Here's what happened last week in Illinois

FY16 Budget Crisis
Democrats send unbalanced partial-month budget to the Governor. As the State of Illinois entered the third week of the new fiscal year without a balanced budget in place, the Democrat majority continued to take a piece-meal approach to the budget crisis.

On Wednesday, the Illinois Senate concurred with House changes to SB 2040, an unbalanced partial month budget set to expire on August 1. The Democrats’ plan passed the House by the bare minimum of 71 partisan Democrat votes in the House the previous week. SB 2040 does not contain one-month spending levels based on the projected FY16 revenue estimate of $32 billion.

In the House, Democrats again backed a temporary budget to fund certain services at a level that is not sustainable over the course of the entire fiscal year. House Amendment 1 to HB 4142 was adopted by a narrow majority of Democrats, but did not receive enough votes to be passed on Third Reading and was therefore held for future consideration.

The Democrat majority continues to insist on spending levels that are unsustainable. The Governor’s Office of Management and Budget believes this plan will ultimately require the expenditure of over $36 billion of GRF taxpayer resources for FY16. The Democrats’ bills march the taxpayers of Illinois toward a $4 billion unbalanced budget one month at a time.

House Republicans continue to stand united in our support for a truly balanced budget that protects the interests of taxpayers, working families and seniors.


State Employee Pay Update
Illinois state workers’ paychecks go out as court fight continues. Comptroller Leslie Munger forged ahead with plans to send out full paychecks to state workers Wednesday, despite an ongoing court battle over whether public employees can be paid while state government operates without a budget.

Checks went out to 6,800 employees who were due to be paid Wednesday for work performed in the first two weeks of the state's budget year. Others in Illinois' roughly 60,000-person state government workforce are on different pay schedules, and their checks aren't due until later this month. The Chicago Tribune has more here.

Following Comptroller Munger’s decision to issue paychecks to state employees, Attorney General Lisa Madigan filed an emergency motion for direct appeal to the Illinois Supreme Court on Monday. Madigan requested a consolidation of the two conflicting matters pending on Cook County and St. Clair County.

The direct question for which the Attorney General seeks clarity is “when the State can expend public funds in the absence of a constitutionally required appropriations statute.” The Cook County circuit court agreed that an appropriation is necessary to expend funds (see People v. Munger) and barred employee payroll save for the federal minimum wage. A week later, the St. Clair County circuit court allowed for paychecks to be cut (see AFSCME, et al. v. State). The Attorney General argues that AFSCME v. Netsch (1991) settled the issue but with conflicting court opinions, the Supreme Court should provide the final word regarding the Appropriations Clause.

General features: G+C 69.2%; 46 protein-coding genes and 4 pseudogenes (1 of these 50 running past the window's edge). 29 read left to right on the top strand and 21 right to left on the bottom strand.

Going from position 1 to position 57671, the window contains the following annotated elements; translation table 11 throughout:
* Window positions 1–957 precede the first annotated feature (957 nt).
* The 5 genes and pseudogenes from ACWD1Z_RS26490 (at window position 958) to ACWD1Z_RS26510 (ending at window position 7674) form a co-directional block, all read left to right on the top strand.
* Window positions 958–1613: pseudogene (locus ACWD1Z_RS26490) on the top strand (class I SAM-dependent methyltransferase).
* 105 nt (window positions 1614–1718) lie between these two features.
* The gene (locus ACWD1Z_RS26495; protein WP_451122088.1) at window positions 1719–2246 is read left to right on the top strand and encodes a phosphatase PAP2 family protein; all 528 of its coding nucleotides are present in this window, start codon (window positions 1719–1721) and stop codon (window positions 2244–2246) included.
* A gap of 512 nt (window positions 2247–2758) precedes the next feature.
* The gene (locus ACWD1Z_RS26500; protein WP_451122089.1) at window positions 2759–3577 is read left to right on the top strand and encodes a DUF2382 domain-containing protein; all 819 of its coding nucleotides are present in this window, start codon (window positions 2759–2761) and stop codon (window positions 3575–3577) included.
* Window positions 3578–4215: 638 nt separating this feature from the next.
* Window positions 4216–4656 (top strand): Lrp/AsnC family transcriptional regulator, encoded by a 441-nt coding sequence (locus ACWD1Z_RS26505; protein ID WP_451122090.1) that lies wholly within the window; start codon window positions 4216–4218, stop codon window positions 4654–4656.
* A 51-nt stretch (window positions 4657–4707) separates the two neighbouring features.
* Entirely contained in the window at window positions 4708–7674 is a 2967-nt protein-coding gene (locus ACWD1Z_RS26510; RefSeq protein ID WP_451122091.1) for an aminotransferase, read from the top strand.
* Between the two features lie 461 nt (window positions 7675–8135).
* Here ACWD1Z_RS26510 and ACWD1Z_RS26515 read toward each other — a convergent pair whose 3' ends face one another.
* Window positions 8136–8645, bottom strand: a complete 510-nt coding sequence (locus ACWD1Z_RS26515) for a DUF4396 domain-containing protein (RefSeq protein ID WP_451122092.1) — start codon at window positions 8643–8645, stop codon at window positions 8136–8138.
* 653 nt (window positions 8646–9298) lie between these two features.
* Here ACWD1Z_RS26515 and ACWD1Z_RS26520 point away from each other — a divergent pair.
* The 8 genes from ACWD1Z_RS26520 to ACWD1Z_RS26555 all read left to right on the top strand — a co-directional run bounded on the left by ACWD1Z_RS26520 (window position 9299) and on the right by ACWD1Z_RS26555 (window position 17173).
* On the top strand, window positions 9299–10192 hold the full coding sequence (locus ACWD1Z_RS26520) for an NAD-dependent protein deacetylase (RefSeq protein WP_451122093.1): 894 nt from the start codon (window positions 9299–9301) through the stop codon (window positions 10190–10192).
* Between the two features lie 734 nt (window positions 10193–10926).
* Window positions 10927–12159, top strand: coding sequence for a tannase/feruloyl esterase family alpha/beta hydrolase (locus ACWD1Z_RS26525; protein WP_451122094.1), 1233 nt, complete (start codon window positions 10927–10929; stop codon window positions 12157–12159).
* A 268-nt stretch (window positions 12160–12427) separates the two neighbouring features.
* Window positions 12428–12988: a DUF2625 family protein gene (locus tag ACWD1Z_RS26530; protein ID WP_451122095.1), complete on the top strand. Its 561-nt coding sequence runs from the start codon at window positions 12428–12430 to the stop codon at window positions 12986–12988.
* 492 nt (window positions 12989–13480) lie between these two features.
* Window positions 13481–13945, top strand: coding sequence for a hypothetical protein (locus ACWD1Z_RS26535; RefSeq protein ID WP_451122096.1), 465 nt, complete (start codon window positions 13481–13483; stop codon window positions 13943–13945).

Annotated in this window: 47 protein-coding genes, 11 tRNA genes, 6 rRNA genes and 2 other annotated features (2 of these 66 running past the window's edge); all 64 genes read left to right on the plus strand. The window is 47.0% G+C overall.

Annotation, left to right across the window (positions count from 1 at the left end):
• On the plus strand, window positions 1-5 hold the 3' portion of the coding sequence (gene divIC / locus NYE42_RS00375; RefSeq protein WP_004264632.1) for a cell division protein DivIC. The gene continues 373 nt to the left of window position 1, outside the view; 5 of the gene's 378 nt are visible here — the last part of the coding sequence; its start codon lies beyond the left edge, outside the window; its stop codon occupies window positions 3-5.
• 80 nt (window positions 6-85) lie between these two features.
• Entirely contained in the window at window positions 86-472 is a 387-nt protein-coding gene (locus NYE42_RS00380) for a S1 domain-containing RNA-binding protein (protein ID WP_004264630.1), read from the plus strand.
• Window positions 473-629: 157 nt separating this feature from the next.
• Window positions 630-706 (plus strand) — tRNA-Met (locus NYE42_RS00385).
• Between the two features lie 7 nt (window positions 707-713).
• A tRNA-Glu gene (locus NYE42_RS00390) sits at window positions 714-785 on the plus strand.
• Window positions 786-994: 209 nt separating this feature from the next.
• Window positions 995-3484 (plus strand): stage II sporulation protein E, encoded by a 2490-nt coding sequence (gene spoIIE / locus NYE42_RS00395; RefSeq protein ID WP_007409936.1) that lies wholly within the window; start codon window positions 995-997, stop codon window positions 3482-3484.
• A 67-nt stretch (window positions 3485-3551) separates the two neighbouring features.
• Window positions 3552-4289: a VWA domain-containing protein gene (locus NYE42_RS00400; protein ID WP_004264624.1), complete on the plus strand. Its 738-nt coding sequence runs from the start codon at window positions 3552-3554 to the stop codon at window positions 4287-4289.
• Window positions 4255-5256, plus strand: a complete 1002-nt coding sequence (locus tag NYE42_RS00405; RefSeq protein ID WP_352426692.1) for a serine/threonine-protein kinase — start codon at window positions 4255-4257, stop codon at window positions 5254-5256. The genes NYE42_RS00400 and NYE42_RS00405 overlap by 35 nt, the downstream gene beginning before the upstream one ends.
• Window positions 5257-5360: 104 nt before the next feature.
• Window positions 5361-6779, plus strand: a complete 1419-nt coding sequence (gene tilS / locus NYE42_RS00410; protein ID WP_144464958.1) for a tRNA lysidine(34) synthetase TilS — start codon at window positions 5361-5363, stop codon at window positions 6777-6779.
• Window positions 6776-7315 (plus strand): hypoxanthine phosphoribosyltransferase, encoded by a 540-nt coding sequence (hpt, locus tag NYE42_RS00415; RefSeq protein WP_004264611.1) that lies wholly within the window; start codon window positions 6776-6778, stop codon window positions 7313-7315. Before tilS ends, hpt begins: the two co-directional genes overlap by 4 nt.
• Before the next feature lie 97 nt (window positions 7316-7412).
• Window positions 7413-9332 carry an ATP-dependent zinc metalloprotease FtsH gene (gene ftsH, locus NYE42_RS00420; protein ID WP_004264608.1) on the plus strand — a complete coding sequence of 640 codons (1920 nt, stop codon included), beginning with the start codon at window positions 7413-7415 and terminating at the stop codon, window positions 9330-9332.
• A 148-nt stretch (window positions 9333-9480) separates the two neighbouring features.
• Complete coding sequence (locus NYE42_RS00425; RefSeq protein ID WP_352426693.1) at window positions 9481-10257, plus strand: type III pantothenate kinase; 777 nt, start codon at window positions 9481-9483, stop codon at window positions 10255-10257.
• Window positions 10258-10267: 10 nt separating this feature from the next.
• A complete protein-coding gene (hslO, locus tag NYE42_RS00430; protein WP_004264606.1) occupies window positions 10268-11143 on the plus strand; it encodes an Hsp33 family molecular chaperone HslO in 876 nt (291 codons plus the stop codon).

Late on Monday, July 13, the Supreme Court announced that all parties will have until July 20 to file motions objecting to the Attorney General’s motion.


Cook County Sales Tax Increase
Sales tax hiked 1 percent, making Chicago among highest in nation. As Democrat powerbrokers across Illinois consider raising taxes, the Cook County Board approved a 1-percent sales hike tax to help fund the county's pension shortfall, effective on January 1, 2016.

Proposed by Cook County Board President Toni Preckwinkle, the hike is expected to generate $450 million. It was approved with a 9-7 vote.

The Cook County sales tax is currently .75 percent, but next year it will hit 1.75 percent. That would make Chicago's total sales tax 10.25-percent, which would be among the highest in the nation. ABC-7 has the story.


Sudden Infant Death Syndrome
SIDS education enhancement becomes law. New parents in Illinois will be ensured to leave the hospital with good, updated information on how to protect their newborn from Sudden Infant Death Syndrome (SIDS) under a new law spearheaded by State Representative Tom Bennett.

Bennett’s measure, signed into law Thursday as PA 99-0048, ensures that the materials on SIDS prevention new parents receive at the hospital will include information developed by the American Academy of Pediatrics or a statewide or nationally recognized SIDS or medical association.

“Each year we learn more about SIDS, including how best to prevent it. It’s crucial that new parents leave the hospital armed with the most up-to-date and reliable information available on how they can protect their newborns,” Representative Bennett said. “I’m very happy that my first bill signed into law may help save a baby’s life.”